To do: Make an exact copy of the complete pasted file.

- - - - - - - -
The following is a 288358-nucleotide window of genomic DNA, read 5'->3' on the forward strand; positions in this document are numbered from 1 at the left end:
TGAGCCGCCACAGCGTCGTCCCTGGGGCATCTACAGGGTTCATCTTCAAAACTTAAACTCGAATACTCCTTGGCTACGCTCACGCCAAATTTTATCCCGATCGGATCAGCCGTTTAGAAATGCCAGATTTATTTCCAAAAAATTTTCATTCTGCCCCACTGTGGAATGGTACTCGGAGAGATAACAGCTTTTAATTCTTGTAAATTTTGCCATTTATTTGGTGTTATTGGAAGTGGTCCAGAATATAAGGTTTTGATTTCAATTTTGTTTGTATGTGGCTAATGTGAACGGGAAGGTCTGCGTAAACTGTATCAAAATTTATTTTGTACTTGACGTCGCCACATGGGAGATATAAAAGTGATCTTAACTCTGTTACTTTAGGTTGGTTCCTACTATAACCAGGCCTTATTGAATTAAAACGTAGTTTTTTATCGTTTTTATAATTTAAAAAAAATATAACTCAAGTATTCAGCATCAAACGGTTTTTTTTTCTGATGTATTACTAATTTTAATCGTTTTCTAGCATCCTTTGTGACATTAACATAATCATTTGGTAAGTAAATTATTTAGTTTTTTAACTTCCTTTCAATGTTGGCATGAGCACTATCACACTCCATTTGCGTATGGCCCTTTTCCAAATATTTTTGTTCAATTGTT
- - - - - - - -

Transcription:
The following is a 288358-nucleotide window of genomic DNA, read 5'->3' on the forward strand; positions in this document are numbered from 1 at the left end:
TGAGCCGCCACAGCGTCGTCCCTGGGGCATCTACAGGGTTCATCTTCAAAACTTAAACTCGAATACTCCTTGGCTACGCTCACGCCAAATTTTATCCCGATCGGATCAGCCGTTTAGAAATGCCAGATTTATTTCCAAAAAATTTTCATTCTGCCCCACTGTGGAATGGTACTCGGAGAGATAACAGCTTTTAATTCTTGTAAATTTTGCCATTTATTTGGTGTTATTGGAAGTGGTCCAGAATATAAGGTTTTGATTTCAATTTTGTTTGTATGTGGCTAATGTGAACGGGAAGGTCTGCGTAAACTGTATCAAAATTTATTTTGTACTTGACGTCGCCACATGGGAGATATAAAAGTGATCTTAACTCTGTTACTTTAGGTTGGTTCCTACTATAACCAGGCCTTATTGAATTAAAACGTAGTTTTTTATCGTTTTTATAATTTAAAAAAAATATAACTCAAGTATTCAGCATCAAACGGTTTTTTTTTCTGATGTATTACTAATTTTAATCGTTTTCTAGCATCCTTTGTGACATTAACATAATCATTTGGTAAGTAAATTATTTAGTTTTTTAACTTCCTTTCAATGTTGGCATGAGCACTATCACACTCCATTTGCGTATGGCCCTTTTCCAAATATTTTTGTTCAATTGTT